Nearly 20 years ago, Prema Dasara, resident of Maui and a practicing Tibetan Buddhist, created a dance to illustrate one of the religion’s most important sadhanas (meditations). Giving a movement vocabulary to what was previously a sitting, chanting and meditative text, the “Dance of the 21 Praises of Tara” has spread to multiple countries and is practiced by women as an offering of peace, harmony and compassion — main tenants expressed in the original sadhana (religious text).
Kaua‘i resident, Eana Rose Graves, a practicing Tibetan Buddhist for over 30 years, was one of the first student teachers of Prema Desara and has advanced in the practice of the dance and leads classes on the Mainland and Canada as well as on Kaua‘i. Next weekend, Graves and 21 other women who dance the 21 Praises of Tara will be holding a workshop in Koke‘e as an offering to the beauty and preservation of the park. On Mother’s Day, the group will be practicing the dance, open to the entire Kaua‘i community to “witness and receive the blessings of what the dance offers,” said Graves.
The Buddha-goddess, Tara, is a central figure in the religion’s pantheon and is the inspiration of this “moving meditation.” While the Abrahamic religions identify with a male creator, Tara is considered one female “creatress” in Tibetan mythology. “Legends and myths of every culture praise She Who Brings Forth Life, She Who Is The Embodiment Of Wisdom, The Great Compassionate Mother, The Star Of Heaven. She has been called by many names, she has been revealed in many forms. Her worship continues to this day in ancient cultures of Asia, and in the 20th century search for the lost feminine,” states Taradhatu’s Web site.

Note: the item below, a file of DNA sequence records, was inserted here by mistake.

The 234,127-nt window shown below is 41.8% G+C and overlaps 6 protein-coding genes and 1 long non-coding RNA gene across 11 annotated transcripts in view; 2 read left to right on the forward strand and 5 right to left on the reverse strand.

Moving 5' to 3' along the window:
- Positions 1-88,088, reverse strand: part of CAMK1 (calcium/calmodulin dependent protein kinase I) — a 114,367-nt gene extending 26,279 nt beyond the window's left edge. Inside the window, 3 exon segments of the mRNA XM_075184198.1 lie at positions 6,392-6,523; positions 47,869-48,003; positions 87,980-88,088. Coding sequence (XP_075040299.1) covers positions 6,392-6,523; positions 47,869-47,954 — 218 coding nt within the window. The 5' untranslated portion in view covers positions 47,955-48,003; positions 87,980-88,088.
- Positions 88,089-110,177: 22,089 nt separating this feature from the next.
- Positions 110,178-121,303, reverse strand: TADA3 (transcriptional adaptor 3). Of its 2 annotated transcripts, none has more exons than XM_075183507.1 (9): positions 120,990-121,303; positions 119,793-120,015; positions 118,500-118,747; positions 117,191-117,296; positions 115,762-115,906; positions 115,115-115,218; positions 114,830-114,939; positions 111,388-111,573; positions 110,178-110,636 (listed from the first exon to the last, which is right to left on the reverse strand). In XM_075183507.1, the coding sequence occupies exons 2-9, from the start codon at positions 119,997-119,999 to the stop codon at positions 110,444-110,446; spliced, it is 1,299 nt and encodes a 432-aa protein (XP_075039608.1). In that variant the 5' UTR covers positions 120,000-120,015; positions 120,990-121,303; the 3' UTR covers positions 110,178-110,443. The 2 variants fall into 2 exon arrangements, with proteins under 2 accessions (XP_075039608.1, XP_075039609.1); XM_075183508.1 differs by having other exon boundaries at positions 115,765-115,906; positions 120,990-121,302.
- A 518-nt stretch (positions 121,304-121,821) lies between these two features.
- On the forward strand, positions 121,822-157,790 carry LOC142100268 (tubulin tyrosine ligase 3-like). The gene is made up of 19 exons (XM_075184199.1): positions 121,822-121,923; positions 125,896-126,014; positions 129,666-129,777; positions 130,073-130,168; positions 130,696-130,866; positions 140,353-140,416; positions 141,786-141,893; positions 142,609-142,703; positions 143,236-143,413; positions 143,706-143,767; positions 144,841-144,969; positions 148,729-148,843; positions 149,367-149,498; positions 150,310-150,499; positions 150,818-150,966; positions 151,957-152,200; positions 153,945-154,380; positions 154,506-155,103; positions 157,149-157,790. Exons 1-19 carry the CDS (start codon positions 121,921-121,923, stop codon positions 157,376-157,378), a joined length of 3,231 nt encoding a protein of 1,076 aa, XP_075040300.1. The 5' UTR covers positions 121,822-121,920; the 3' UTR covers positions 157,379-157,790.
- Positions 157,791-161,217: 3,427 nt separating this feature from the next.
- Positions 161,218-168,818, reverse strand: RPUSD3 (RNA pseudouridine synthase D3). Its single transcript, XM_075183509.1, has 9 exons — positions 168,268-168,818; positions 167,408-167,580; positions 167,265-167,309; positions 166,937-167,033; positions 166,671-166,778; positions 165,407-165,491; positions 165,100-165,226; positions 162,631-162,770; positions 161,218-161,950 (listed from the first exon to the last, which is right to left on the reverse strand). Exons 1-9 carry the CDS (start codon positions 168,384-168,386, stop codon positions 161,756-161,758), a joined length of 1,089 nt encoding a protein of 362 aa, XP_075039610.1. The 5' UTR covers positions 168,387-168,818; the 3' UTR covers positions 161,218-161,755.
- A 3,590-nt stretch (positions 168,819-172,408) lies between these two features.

“The Dance of the 21 Praises” takes the theoretical aspects of the goddess’ symbolism and creates a “very profound and affecting experience that is meant to give the participants the tools to deal with life’s complex situations,” said Graves. “I have practiced this dance through two decades and many stages of my life, marriage, motherhood, transitions from early womanhood into later life and it has been an incredible support along my own spiritual path, maturity and understanding,” she said.
Graves progressed through “levels of authority to teach something that happened naturally, without any real intention of mine,” she said, and now teaches the dance to other women interested in practicing.
The upcoming workshop in Koke‘e and subsequent performance on Mother’s Day is an offering to the ‘aina of Koke‘e, recently coming under threat, she explained. Graves hopes this is one more step to involve the community and introduce people to the “profound power and beauty of this practice,” she said. “We hope to support the pristine nature of Koke‘e and our organization will be making a donation to preserve Koke‘e.”
The dance has been supported by high positioned leaders in Tibetan Buddhism including the 14th Dalai Lama, Kalu Rinpoche and Tai Situ Rinpoche. Taking on the visual form of a moving mandala, the dance includes 22 dancers with unlimited number of additional “supporting dancers who form the edge or surround the main 22,” Graves explained.
The actual practicing of this “communal dharma” is non-denominational and requires no identification as a Buddhist to enjoy or experience it, explained Graves.
Grave’s said her favorite place to practice the dance is in nature. Her Kaua‘i group recently performed their moving mandala on land affected by the Ka Loko Reservoir Dam breach, “we were invited to offer this to the people and the land this incident hurt. It was very healing to the family and the property that is still devastated by the trauma,” she said.
Graves hopes her group will be able to do more community outreach and invites all to attend the Mother’s Day performance to be held in Kapahi.